The Heart of It All: The Holy Spirit

August 27, 2013

by Peter Amsterdam

The Gender of the Holy Spirit

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(For an introduction and explanation regarding this series overall, please see The Heart of It All: Introduction.)

In the late 1970s and early ’80s our founder, David Berg, presented the concept of the Holy Spirit representing the womanly or motherly aspect of the Trinity. Scriptural support for this concept was drawn from Genesis 1:26–27[1] and Proverbs 8:12–31.[2]

TFI’s Statement of Faith reflects this understanding by saying:

We believe that the feminine and maternal elements of the Trinity of God are manifested in the Holy Spirit, who comforts and nurtures believers.

From David’s Writings

In David’s writings, he summarized the idea this way:

Another amazing fact that surprises many people is that [from Scripture it can be deduced that] the Holy Spirit is portrayed in the form of a woman.—As the comforting Spirit of love, the mother-figure of the Trinity. In the first chapter of the first book of the Bible, Genesis 1, the story of creation, it says, “And God said, ‘Let Us make man in Our image, in Our likeness.’ So God created man in His own image, in the image of God He created him; male and female He created them.”—Genesis 1:26–27.

Here we see God the Father obviously speaking with someone as He’s talking about making man in “Our” image, after “Our” likeness. And then to show you what “Our” image and likeness is, it says, “male and female He created them.”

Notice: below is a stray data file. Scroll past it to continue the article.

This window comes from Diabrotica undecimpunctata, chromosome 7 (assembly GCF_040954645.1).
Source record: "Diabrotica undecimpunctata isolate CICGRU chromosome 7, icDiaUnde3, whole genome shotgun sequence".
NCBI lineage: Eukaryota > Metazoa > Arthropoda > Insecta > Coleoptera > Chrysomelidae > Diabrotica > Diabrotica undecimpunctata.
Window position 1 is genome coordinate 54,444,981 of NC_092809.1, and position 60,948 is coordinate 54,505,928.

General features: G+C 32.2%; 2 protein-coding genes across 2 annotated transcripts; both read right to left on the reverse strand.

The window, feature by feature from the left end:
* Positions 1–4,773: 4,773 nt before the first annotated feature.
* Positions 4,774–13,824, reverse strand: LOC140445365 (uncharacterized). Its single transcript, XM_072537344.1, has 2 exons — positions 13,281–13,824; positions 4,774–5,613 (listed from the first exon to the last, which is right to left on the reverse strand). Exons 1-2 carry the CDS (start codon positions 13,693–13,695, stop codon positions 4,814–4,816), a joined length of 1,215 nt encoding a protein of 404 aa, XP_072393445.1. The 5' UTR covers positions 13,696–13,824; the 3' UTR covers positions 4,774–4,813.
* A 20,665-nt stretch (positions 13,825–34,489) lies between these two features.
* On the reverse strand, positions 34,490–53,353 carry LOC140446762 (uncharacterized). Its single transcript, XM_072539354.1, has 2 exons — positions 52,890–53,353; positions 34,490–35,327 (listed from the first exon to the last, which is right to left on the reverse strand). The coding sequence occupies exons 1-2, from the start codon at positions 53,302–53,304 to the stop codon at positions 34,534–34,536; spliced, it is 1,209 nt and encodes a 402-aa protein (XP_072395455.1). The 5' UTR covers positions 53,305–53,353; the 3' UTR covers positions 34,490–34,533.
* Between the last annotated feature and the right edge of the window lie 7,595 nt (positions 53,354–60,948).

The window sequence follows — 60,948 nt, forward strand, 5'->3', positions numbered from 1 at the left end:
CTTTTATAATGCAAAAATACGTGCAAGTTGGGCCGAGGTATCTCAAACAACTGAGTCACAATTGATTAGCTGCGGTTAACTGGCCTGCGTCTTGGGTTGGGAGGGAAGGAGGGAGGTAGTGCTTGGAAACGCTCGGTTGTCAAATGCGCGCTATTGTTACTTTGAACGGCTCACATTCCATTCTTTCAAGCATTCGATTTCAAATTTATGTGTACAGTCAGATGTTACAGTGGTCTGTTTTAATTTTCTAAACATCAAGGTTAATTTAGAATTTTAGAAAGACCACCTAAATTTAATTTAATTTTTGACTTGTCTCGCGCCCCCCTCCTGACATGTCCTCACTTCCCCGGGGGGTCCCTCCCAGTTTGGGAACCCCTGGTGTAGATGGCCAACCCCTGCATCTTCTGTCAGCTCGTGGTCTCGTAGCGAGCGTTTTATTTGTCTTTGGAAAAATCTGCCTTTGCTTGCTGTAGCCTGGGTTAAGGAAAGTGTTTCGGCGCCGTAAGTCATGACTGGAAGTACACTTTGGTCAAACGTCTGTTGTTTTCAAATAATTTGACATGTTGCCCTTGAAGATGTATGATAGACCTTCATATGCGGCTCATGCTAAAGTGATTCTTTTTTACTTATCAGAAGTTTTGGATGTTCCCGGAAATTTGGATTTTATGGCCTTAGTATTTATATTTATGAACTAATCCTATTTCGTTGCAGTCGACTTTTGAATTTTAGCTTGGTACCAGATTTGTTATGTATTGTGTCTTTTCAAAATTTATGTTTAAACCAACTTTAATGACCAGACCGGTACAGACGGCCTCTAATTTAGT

The feminine portrayal of the Holy Spirit is also found in the Bible’s book of Proverbs, where God’s Spirit is portrayed as “wisdom”: “Does not wisdom call out? Does not understanding raise her voice? She cries aloud, ‘To you, O men, I call; I raise my voice to all mankind. Hear, for I will speak of excellent things, and I open my lips to speak of right things. For my mouth shall speak truth! The Lord possessed me in the beginning of His way, before His works of old. I was appointed from eternity, from the beginning, before the earth existed. When He prepared the heavens, I was there, when He marked out the foundations of the earth. Then I was by Him, as one brought up with Him; and I was daily His delight, rejoicing always in His presence.”—Proverbs 8.

Of course, as with God Himself, the Holy Spirit is just that—a Spirit, which is merely represented or pictured as having a bodily form.—In this case, female, being the mother-figure of the Trinity, just as God is pictured as a father-figure. But this does not necessarily mean that God actually looks like most artists have tried to portray Him—as an elderly gentleman with long flowing white hair and beard.—Nor does it mean that the Holy Spirit is an actual woman. These are mere portrayals, representations, illustrations to help our finite, childlike, human minds to somehow grasp and personify our heavenly Father and His precious Holy Spirit of love![3]

If you don’t agree with this feminine representation of the Holy Spirit, that’s fine.—It’s really not that important whether you believe that the Holy Spirit is manifested as a male, a female, a pigeon, or a dove. It’s not a major doctrine with us or something that we insist that people believe.[4]

God Is Spirit

Scripture teaches that God (the Father, Son, and Holy Spirit) is spirit, which means God doesn’t have a body and therefore has no specific gender. In other verses God says that He is not a man, meaning He is not a material being; therefore He is neither male nor female. (See “The Nature and Character of God: God Is Spirit” for more on this subject.)